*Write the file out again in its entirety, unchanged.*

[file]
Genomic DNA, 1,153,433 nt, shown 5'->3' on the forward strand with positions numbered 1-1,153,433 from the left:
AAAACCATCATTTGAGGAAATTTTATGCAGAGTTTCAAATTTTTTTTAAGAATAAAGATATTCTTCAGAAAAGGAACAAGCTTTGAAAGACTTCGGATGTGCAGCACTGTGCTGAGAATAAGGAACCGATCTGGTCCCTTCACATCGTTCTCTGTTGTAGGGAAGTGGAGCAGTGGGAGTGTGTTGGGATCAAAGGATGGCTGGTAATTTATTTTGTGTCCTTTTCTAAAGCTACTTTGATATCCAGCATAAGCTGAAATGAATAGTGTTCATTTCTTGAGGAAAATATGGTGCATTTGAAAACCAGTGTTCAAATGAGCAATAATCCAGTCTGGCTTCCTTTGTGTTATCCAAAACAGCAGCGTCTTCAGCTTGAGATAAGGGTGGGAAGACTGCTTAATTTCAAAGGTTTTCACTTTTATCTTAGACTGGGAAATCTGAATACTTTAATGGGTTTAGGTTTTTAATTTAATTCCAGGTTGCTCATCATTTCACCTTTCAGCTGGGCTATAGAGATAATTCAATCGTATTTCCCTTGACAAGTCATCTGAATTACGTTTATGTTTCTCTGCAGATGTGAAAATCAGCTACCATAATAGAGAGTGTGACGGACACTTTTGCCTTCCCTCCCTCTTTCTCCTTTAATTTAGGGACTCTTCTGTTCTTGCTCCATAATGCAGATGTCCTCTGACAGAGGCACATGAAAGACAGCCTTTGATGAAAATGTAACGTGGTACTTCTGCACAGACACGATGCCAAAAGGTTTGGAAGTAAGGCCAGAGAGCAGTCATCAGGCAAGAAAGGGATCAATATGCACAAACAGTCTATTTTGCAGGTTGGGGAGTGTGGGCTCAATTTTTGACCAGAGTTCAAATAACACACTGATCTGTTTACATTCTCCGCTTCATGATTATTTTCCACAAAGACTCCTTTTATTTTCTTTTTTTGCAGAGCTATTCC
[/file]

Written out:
Genomic DNA, 1,153,433 nt, shown 5'->3' on the forward strand with positions numbered 1-1,153,433 from the left:
AAAACCATCATTTGAGGAAATTTTATGCAGAGTTTCAAATTTTTTTTAAGAATAAAGATATTCTTCAGAAAAGGAACAAGCTTTGAAAGACTTCGGATGTGCAGCACTGTGCTGAGAATAAGGAACCGATCTGGTCCCTTCACATCGTTCTCTGTTGTAGGGAAGTGGAGCAGTGGGAGTGTGTTGGGATCAAAGGATGGCTGGTAATTTATTTTGTGTCCTTTTCTAAAGCTACTTTGATATCCAGCATAAGCTGAAATGAATAGTGTTCATTTCTTGAGGAAAATATGGTGCATTTGAAAACCAGTGTTCAAATGAGCAATAATCCAGTCTGGCTTCCTTTGTGTTATCCAAAACAGCAGCGTCTTCAGCTTGAGATAAGGGTGGGAAGACTGCTTAATTTCAAAGGTTTTCACTTTTATCTTAGACTGGGAAATCTGAATACTTTAATGGGTTTAGGTTTTTAATTTAATTCCAGGTTGCTCATCATTTCACCTTTCAGCTGGGCTATAGAGATAATTCAATCGTATTTCCCTTGACAAGTCATCTGAATTACGTTTATGTTTCTCTGCAGATGTGAAAATCAGCTACCATAATAGAGAGTGTGACGGACACTTTTGCCTTCCCTCCCTCTTTCTCCTTTAATTTAGGGACTCTTCTGTTCTTGCTCCATAATGCAGATGTCCTCTGACAGAGGCACATGAAAGACAGCCTTTGATGAAAATGTAACGTGGTACTTCTGCACAGACACGATGCCAAAAGGTTTGGAAGTAAGGCCAGAGAGCAGTCATCAGGCAAGAAAGGGATCAATATGCACAAACAGTCTATTTTGCAGGTTGGGGAGTGTGGGCTCAATTTTTGACCAGAGTTCAAATAACACACTGATCTGTTTACATTCTCCGCTTCATGATTATTTTCCACAAAGACTCCTTTTATTTTCTTTTTTTGCAGAGCTATTCC